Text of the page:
7 Questions with Chef Gui Alinat
7 Questions is a series of interviews with the culinary movers and shakers you want or ought to know better.
Most folks have seen Chef Gui Alinat whether they are aware of it or not. In the commercial for eDiets.com there is a chef that looks too pretty to be a real chef. Clearly he is a model or actor. Nope, that’s Chef Gui.
Gui Alinat is an ACF Certified Executive Chef, food writer and a culinary instructor at the Art Institute of Tampa and the Jacobson Culinary Arts Academy in Tarpon Springs. He also published his first book, The Chef’s Répertoire, in January 2010. Gui regularly contributes to the St Petersburg Times food section and Creative Loafing’s blog: Daily Loaf.
The Chef’s Répertoire has earned Gui a great deal of notoriety and accolades. Here’s what the experts are saying about it:
“In a flash, you are reminded of a recipe or technique that you might need to reference. This book will be attached to my kitchen counter!”
Chef Ariane Daguin of D’Artagnan
Chef Gui’s répertoire is a short version of many international recipes which will delight professionals and cooks with basic culinary knowledge.”
Chef Marie-Annick Courtier, author of The Saint-Tropez Diet
“Alinat’s répertoire lists the modern classic recipes chefs must have at their fingertips. This book should be on the desk of every high-end restaurant chef.”
Chef Hugh J. McEvoy, President, Chicago Research Chefs
Chef Gui was kind enough to take time to answer 7 Questions:
1. How old were you when you first started to cook?
Gui: Well, coming from the south of France, you never really “start” cooking. Everything revolves around food, and making it. So of course I have memories of a culture almost essentially made of long lunches at the table, family dinners, wild mushroom foraging, and pantagruelian feasts revolving around wild boar, hare and partridge. I remember learning the obscure technique of “flambadou” grilling, making grand aioli Provencal, and pitting apricot pits (yes, there is a slightly bitter, velvety, eatable nut inside the pit of an apricot) for my grandma’s jam. But I started cooking professionally when I was 16 years old, when I went to chef school in Marseilles, France.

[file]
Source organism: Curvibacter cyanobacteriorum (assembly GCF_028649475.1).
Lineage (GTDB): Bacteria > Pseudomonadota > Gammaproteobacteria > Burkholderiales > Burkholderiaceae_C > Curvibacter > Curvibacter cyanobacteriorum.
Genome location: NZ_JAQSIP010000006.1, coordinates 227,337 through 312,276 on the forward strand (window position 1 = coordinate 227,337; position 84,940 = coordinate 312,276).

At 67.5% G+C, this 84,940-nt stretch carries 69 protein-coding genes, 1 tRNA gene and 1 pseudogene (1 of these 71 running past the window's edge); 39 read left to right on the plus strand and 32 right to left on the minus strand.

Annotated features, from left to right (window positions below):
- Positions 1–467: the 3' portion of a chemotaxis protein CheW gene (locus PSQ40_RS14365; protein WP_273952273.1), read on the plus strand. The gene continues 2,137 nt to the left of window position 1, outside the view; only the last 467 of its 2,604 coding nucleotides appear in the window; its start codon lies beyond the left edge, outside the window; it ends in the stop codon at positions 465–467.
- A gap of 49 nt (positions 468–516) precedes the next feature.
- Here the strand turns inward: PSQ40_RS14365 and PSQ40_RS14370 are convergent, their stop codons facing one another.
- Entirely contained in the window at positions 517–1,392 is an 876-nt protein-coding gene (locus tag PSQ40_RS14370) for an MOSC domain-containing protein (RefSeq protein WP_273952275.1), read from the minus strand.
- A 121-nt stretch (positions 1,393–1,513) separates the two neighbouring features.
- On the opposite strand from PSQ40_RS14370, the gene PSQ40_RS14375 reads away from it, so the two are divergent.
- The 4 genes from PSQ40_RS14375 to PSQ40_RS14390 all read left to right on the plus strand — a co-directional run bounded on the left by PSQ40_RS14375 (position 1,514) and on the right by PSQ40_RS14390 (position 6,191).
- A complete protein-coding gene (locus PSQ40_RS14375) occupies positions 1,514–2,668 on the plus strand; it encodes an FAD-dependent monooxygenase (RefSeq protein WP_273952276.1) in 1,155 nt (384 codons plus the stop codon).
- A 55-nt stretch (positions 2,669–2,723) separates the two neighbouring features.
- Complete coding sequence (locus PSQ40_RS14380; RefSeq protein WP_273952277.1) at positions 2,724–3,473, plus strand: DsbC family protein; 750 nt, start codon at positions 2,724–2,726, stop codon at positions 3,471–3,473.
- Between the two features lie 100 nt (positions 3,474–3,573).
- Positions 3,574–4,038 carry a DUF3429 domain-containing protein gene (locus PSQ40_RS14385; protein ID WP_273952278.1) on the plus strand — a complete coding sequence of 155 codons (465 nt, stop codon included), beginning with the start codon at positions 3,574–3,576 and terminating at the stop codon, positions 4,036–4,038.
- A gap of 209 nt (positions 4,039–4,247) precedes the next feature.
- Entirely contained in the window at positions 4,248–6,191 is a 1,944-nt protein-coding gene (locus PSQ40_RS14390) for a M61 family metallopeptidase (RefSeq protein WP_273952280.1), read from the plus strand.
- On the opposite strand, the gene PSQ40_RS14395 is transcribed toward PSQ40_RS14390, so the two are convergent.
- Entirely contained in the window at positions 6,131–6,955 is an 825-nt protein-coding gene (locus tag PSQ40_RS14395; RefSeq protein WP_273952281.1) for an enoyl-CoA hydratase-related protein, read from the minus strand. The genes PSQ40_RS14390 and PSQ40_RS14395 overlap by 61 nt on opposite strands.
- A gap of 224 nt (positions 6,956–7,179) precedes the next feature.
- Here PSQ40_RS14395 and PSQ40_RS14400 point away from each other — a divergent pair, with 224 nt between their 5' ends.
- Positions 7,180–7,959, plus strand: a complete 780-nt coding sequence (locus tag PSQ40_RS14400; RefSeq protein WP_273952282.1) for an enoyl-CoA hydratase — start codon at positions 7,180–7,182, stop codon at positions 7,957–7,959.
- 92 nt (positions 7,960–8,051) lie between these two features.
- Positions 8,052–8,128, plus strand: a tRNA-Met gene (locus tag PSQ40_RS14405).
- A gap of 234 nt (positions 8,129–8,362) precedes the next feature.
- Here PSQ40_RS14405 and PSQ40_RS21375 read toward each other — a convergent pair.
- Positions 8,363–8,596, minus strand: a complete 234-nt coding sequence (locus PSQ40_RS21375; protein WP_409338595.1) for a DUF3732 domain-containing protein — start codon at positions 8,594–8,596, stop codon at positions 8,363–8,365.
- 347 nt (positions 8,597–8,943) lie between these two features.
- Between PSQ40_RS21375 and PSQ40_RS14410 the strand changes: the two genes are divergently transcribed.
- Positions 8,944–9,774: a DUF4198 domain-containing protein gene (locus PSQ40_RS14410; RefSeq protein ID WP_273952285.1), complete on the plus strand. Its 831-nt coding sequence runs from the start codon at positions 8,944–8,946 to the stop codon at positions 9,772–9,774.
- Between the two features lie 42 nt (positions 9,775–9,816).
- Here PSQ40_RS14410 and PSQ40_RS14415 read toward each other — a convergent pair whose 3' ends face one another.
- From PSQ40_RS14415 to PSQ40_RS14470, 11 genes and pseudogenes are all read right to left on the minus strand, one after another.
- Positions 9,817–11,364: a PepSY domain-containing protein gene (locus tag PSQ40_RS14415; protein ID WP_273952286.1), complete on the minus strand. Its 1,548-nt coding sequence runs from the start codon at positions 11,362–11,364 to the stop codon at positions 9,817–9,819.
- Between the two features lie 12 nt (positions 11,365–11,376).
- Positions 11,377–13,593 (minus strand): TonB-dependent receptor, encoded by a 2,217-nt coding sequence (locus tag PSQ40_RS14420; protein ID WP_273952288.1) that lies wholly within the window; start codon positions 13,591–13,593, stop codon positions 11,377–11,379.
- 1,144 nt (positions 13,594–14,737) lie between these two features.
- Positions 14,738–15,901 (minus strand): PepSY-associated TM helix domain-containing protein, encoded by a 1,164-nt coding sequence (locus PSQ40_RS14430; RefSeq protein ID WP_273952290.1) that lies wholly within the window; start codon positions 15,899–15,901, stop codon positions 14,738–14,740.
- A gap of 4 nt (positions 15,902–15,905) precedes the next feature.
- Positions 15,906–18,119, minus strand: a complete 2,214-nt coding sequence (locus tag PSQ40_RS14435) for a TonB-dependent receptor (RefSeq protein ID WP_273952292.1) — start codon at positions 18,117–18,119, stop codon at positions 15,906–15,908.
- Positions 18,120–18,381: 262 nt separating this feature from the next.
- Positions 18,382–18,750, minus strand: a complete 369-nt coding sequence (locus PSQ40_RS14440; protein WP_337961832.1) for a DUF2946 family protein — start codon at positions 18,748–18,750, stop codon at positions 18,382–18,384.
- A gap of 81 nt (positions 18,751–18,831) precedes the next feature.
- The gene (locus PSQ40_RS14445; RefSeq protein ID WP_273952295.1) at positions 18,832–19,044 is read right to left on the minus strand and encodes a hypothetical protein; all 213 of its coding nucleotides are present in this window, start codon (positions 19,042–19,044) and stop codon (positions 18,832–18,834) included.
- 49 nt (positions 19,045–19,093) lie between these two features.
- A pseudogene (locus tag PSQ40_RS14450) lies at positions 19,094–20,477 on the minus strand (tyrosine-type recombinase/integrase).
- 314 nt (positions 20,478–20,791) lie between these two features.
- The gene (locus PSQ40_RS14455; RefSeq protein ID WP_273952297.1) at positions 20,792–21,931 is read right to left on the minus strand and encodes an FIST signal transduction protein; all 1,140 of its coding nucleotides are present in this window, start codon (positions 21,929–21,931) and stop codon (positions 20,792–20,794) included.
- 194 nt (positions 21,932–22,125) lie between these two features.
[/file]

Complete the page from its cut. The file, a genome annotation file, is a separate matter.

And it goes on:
2. When did you decide that you wanted to make food your career?
Gui: I actually started chef school upon recommendation from my mother, and because I didn’t know what else to do at 16 years old. All I knew was that I wanted a school as far away as possible of my hometown. Chef school was it. It’s only after the first year there that I really started to enjoy this. I stayed 6 years (chef school + 2 years of restaurant management) and really enjoyed it.
3. Which chefs have influenced you the most?
Gui: Many. Cooking professionally is a journey. You never stop learning and looking around for what others are doing. Early on, I was impressed by the local chefs whom I worked under: chefs Gerald Passedat (now a 3 Michelin star in Marseilles), René Alloin, Michel Siepen of Le Revestel, Jean-Claude Rouyer. At the time, back in the 80s, I was influenced by the Nouvelle Cuisine chefs, especially those from the south of France like Roger Vergé and Alain Ducasse. More recently, the chefs I really admire are Michel Bras, Grant Achatz, Nobu, Thomas Keller, Daniel Boulud and Pierre Gagnaire. And of course chef Rick Tramonto of TRU who’s not only a fantastic chef but a genuinely nice person.
4. If you hadn’t followed this career path, what other career could you see yourself in?
Gui: I think I would have directed independent movies. Or be a photographer. Or become an interior designer. I am very attracted by the visual aspect of things.
5. What’s the highlight of your career so far?
GA: Besides meeting you, you mean? Opening my own fine catering business has been an outstanding source of enjoyment, and that would probably not have happened anywhere else than in the United States. So that was a big highlight of my career. My team and I have become somewhat of a local culinary hallmark. We cooked for head of states and celebrities, and we have catered some really, really cool events, like the 300 VIP donors event at the Dali museum. And of course, publishing my first book this year, The Chef’s Repertoire, and winning a Cordon d’Or International Culinary Award for it is a big deal for me.
6. What aspect of your professional life do you enjoy the most?
Gui: I enjoy many parts of it. But what never ceases to attract me is the passion for crafting food. I love cooking of course, especially at home for friends and family, and I love writing.
7. What’s next for Gui Alinat?
Gui: I am planning my second book and focusing on the promotion of my first. I’ve also been approached by a TV producing company so who knows, maybe you’ll see me somewhere else than in those cheesy eDiets commercials!